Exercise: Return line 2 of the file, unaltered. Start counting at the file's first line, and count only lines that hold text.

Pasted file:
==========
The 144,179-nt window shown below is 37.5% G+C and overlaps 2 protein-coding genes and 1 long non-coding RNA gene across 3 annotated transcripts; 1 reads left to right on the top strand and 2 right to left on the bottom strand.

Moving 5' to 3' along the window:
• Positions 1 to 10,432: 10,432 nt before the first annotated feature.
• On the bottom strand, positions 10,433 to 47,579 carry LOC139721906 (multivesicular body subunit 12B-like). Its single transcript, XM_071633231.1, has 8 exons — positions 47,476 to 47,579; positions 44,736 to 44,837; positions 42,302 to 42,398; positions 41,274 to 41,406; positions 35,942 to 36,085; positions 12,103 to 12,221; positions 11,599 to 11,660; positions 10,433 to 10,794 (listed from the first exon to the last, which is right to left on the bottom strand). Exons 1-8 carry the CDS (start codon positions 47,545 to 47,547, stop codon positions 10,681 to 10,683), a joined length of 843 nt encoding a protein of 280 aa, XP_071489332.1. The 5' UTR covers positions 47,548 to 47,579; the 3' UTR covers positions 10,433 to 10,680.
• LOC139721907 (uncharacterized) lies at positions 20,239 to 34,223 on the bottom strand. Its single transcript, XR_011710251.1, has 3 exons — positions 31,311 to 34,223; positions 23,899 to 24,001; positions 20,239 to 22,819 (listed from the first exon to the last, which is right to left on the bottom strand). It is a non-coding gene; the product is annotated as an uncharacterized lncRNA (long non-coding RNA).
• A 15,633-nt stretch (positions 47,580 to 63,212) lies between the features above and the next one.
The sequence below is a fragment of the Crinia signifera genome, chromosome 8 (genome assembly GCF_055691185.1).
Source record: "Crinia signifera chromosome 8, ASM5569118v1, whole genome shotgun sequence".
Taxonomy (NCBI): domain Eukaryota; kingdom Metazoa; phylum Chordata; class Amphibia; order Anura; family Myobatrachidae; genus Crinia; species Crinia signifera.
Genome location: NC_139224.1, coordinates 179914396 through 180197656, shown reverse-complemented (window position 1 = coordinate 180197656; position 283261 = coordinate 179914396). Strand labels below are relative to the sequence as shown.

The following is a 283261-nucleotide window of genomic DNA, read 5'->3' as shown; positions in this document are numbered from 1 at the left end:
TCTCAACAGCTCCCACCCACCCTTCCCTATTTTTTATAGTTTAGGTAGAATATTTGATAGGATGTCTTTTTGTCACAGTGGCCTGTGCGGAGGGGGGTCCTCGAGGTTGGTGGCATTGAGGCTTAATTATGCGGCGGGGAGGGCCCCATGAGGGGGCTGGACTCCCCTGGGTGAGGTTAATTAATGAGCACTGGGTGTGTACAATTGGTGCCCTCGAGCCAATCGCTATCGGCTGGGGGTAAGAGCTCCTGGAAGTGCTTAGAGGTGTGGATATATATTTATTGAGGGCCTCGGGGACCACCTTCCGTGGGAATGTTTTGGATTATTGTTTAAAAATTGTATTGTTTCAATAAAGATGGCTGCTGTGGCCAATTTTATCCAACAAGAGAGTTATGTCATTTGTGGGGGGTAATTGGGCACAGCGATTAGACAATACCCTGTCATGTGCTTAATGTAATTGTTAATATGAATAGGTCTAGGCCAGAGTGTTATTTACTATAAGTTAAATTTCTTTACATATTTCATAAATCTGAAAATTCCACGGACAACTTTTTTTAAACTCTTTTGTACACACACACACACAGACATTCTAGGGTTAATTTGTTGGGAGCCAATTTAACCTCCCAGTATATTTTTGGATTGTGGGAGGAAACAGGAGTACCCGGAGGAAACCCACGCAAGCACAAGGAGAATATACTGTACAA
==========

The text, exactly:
Moving 5' to 3' along the window: